january2014

Trial expected to start next year

Originally published May 15, 2013

BY CHRIS FUSCO  AND TIM NOVAK
Staff Reporters

The involuntary manslaughter trial of Richard J. “R.J.” Vanecko, the nephew of former Mayor Richard M. Daley accused in the death of 21-year-old David Koschman, won’t happen till next year, the judge in the case said Tuesday.

“Keep January and February open,” McHenry County Circuit Judge Maureen P. McIntyre told Vanecko and attorneys in the case.

Meanwhile, a grand jury investigation led by special prosecutor Dan K. Webb into the way the case was handled by the Chicago Police Department and the Cook County state’s attorney’s office continues longer than expected. It had been expected to be completed by mid-May.

But in court Tuesday, Stephen J. Senderowitz, an attorney working with Webb, told McIntyre, “Absent something surprising, we think the grand jury can complete its work by July.”

Vanecko, 38, of Costa Mesa, Calif., was in court for Tuesday’s hearing, held at the Cook County regional courthouse in Rolling Meadows. He was indicted Dec. 3 by a Cook County grand jury led by Webb, the former U.S. attorney in Chicago.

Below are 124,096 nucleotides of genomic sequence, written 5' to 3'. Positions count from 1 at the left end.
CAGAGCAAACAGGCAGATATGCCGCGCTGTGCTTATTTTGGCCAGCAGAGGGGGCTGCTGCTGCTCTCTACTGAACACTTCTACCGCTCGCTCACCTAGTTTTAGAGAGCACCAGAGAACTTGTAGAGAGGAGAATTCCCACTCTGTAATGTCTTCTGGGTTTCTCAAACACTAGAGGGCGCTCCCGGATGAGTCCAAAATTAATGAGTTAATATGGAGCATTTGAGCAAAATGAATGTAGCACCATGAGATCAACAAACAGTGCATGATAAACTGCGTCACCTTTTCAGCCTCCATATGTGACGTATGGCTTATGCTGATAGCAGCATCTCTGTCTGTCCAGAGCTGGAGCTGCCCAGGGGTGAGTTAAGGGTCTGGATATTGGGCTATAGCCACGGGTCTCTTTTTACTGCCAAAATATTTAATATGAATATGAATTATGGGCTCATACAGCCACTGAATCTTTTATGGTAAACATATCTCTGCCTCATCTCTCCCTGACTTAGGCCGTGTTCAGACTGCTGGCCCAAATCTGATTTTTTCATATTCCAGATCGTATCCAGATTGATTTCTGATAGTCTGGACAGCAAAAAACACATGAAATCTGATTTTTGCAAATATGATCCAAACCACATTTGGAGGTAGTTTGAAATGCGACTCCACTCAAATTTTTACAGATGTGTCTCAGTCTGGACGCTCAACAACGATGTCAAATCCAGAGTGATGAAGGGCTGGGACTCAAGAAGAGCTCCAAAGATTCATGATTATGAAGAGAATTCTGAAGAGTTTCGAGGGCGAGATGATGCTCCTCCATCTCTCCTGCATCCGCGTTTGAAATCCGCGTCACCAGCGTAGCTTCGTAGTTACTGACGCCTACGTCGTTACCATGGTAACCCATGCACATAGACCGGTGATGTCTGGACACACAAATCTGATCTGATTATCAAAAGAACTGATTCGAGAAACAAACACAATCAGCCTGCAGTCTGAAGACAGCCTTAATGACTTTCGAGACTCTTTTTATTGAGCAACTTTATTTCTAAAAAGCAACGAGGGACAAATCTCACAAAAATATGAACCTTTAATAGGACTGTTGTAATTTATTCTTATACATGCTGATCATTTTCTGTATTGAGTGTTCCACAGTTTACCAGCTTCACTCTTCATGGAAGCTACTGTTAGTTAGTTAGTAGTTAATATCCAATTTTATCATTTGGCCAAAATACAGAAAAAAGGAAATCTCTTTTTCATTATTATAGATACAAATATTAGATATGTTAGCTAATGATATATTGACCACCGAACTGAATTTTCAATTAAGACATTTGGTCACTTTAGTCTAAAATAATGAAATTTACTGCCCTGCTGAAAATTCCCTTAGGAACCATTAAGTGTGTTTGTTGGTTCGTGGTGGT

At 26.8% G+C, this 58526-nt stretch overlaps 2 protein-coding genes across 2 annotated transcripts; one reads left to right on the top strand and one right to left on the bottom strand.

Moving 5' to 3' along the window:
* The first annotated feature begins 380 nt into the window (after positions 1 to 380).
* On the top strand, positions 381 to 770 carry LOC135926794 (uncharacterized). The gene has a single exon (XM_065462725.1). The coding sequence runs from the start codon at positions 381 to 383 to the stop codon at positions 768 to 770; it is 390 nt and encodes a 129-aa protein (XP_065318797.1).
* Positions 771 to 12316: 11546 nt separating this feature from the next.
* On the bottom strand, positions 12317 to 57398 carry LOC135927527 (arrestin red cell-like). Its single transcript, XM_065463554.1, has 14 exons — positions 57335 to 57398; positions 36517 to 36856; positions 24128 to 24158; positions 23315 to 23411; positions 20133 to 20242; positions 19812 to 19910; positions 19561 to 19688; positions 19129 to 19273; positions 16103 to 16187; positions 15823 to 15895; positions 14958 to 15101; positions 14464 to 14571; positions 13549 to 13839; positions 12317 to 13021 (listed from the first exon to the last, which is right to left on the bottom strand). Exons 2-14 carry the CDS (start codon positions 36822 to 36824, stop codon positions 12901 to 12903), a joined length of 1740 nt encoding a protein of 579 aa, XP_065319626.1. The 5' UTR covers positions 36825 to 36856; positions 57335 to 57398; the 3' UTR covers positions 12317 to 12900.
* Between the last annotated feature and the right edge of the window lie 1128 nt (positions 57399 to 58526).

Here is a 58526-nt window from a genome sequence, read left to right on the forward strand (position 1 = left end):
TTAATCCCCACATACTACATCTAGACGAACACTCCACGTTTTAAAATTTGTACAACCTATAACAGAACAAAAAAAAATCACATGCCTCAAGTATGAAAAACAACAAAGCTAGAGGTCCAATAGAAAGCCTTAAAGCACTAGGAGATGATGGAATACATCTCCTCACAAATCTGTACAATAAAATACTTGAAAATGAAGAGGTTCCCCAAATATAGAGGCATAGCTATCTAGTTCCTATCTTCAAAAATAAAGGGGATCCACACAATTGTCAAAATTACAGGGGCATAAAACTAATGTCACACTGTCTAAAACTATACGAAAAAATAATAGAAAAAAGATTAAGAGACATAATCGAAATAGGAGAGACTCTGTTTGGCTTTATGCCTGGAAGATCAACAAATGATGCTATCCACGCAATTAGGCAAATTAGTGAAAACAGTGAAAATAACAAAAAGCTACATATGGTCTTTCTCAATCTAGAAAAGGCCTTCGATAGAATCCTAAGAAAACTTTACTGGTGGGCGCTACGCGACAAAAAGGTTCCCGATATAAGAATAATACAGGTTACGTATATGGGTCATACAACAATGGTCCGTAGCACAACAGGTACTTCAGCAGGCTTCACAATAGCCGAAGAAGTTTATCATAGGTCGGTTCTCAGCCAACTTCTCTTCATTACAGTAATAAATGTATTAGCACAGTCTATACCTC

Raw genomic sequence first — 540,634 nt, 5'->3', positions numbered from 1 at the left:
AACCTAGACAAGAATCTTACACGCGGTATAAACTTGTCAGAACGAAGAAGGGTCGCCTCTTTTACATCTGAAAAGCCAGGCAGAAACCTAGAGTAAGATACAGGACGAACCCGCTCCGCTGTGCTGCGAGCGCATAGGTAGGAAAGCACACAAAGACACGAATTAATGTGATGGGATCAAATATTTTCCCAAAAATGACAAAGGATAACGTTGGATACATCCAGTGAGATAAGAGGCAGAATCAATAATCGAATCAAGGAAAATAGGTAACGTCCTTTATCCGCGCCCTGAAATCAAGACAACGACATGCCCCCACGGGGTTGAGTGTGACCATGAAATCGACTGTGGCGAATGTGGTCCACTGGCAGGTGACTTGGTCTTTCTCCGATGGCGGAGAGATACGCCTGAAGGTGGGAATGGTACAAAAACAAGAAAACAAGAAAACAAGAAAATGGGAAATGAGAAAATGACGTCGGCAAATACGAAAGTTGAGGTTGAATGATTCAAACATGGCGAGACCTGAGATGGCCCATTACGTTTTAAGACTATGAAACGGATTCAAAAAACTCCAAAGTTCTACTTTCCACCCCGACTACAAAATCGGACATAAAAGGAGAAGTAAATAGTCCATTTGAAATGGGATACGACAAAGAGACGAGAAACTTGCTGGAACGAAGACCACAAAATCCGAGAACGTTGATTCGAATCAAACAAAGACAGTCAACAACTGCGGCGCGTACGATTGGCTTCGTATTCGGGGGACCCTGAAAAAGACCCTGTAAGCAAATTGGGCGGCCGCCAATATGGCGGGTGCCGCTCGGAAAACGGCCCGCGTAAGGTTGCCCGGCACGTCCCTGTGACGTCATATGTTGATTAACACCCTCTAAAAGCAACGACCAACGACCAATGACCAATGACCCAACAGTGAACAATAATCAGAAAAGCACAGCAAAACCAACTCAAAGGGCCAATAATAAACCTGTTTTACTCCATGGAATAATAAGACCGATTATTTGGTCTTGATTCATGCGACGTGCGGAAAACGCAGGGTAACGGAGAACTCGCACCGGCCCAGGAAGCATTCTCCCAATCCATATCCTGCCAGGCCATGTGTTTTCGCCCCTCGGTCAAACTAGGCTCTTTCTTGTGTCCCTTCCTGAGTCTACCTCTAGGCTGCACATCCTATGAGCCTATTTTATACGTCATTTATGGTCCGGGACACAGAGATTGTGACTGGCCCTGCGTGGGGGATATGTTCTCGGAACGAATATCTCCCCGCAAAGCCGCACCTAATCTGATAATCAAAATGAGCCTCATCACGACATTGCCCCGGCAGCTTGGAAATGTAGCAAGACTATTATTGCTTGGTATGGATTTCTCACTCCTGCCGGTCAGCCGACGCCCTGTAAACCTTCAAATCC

The initial police investigation quickly ended without any charges being filed.

The police took a second look at the case in early 2011, prompted by a request by the Chicago Sun-Times for records from the case. Again, the police decided not to file charges, though for the first time they identified the 6-foot-3, 230-pound Vanecko as having struck the 5-foot-5, 125-pound Koschman during a drunken encounter on Division Street west of Dearborn around 3:15 a.m. on April 25, 2004. Vanecko, then 29, ran away with a friend. Koschman, a Mount Prospect resident who’d come downtown for a night out with friends, fell, hit his head and died 11 days later of brain injuries.

A Sun-Times investigation prompted Cook County Circuit Judge Michael P. Toomin to reopen the case last year, including a review of the actions of police and prosecutors, and appoint Webb, who plans to lead the prosecution of Vanecko.In court Tuesday, Vanecko’s attorneys said they are preparing to issue subpoenas in the case.